Semin Speech Lang 2007; 28(4): 312-322
DOI: 10.1055/s-2007-986528
© Thieme Medical Publishers

Application of the ICF in Fluency Disorders

J. Scott Yaruss1
  • 1Associate Professor, Communication Science and Disorders, University of Pittsburgh, Pittsburgh, Pennsylvania; Associate Director, Audiology and Communication Disorders, Children's Hospital of Pittsburgh, Pittsburgh, Pennsylvania
Further Information

Publication History

Publication Date:
12 October 2007 (online)

ABSTRACT

Stuttering is a complicated communication disorder that can affect many aspects of a speaker's life. In addition to exhibiting observable disruptions in speech (e.g., part-word repetitions, prolongations, blocks), many people who stutter also experience broader consequences in their lives because of their stuttering. Examples include difficulty with social communication (e.g., speaking with other people, making introductions) and job-related tasks (e.g., talking on the phone, participating in meetings). Because it incorporates these types of daily experiences, the World Health Organization's International Classification of Functioning, Disability and Health (ICF) provides an ideal framework for considering the overall experience of the stuttering disorder. The purpose of this article is to highlight the ways in which the ICF can help clinicians, people who stutter, and the general public understand the multifaceted nature of stuttering. The article will also describe how clinicians can use the ICF as a framework for developing comprehensive evaluations and providing individualized treatment plans for people who stutter.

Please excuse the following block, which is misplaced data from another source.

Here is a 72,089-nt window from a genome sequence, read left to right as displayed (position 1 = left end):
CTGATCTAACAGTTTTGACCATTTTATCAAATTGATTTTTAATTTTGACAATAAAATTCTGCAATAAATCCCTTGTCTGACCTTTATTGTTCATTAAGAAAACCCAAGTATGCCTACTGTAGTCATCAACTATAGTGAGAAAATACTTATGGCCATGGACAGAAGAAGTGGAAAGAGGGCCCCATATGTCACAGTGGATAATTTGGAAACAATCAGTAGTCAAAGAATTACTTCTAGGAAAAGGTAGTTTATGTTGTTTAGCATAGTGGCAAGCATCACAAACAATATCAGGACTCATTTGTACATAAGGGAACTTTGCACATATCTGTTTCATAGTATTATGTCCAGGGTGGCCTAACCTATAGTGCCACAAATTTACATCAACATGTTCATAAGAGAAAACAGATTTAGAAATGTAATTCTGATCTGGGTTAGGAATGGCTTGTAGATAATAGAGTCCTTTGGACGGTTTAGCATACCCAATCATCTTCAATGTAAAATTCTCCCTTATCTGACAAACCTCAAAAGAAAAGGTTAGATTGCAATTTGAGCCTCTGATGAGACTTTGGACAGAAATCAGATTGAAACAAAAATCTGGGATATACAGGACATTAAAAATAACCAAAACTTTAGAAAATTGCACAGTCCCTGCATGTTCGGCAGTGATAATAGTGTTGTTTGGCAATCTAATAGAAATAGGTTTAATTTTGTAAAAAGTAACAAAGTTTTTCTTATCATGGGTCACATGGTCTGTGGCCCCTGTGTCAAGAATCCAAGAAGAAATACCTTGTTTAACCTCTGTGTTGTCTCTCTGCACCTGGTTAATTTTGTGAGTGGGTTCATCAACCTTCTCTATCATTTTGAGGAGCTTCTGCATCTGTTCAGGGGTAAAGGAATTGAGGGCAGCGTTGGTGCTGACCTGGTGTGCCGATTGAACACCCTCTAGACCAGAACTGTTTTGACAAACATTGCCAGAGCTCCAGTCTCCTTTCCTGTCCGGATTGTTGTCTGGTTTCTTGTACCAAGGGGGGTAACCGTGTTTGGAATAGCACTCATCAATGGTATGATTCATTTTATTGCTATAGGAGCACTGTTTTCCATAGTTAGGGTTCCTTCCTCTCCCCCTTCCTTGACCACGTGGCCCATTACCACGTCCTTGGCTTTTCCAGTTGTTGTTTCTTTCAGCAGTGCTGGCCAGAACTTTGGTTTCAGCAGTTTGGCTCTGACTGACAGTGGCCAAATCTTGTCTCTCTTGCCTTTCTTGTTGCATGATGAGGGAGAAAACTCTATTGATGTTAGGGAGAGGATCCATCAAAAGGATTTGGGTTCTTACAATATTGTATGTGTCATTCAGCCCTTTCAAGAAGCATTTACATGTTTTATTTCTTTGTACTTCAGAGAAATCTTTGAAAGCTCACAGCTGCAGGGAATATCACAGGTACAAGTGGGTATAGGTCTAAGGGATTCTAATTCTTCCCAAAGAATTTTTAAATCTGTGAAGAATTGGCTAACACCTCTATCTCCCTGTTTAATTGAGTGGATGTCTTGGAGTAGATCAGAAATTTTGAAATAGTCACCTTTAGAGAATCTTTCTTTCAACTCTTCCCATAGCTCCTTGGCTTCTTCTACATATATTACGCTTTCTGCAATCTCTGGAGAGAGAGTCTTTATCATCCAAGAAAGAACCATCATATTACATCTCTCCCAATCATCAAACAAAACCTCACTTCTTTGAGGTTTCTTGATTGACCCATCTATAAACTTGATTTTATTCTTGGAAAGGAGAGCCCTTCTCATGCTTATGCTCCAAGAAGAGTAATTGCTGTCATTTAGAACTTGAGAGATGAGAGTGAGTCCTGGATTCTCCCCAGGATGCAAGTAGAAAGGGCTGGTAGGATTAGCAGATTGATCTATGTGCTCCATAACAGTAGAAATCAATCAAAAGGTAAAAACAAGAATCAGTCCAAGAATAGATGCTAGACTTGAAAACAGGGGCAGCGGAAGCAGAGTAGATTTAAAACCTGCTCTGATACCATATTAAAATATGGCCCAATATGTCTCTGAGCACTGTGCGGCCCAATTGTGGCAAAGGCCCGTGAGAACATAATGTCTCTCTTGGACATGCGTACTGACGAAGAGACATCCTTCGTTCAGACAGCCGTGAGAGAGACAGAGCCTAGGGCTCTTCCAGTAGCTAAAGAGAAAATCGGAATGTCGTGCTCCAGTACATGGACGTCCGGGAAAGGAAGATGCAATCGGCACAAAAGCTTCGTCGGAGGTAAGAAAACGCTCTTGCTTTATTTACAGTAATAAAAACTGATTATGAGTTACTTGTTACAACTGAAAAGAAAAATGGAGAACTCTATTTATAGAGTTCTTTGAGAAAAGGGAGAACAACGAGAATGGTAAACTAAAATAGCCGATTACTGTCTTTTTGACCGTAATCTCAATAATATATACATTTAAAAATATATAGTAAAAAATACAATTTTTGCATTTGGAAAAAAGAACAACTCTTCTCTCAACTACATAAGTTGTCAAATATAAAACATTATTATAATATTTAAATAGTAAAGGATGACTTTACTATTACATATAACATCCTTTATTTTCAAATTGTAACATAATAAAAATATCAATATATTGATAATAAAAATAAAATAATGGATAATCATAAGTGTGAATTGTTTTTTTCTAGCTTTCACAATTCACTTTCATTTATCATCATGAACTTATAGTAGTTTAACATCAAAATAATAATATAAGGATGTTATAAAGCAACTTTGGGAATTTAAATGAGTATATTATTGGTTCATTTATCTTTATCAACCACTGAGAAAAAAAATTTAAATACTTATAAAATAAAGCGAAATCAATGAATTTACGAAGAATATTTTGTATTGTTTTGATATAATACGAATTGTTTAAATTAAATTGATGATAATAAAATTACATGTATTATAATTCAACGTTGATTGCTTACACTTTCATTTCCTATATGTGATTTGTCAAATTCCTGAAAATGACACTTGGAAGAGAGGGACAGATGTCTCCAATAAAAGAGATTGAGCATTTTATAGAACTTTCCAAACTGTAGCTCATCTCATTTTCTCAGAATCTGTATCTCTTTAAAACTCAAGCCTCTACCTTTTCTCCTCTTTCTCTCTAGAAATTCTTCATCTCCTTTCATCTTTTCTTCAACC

REFERENCES

J. Scott Yaruss, Ph.D. 

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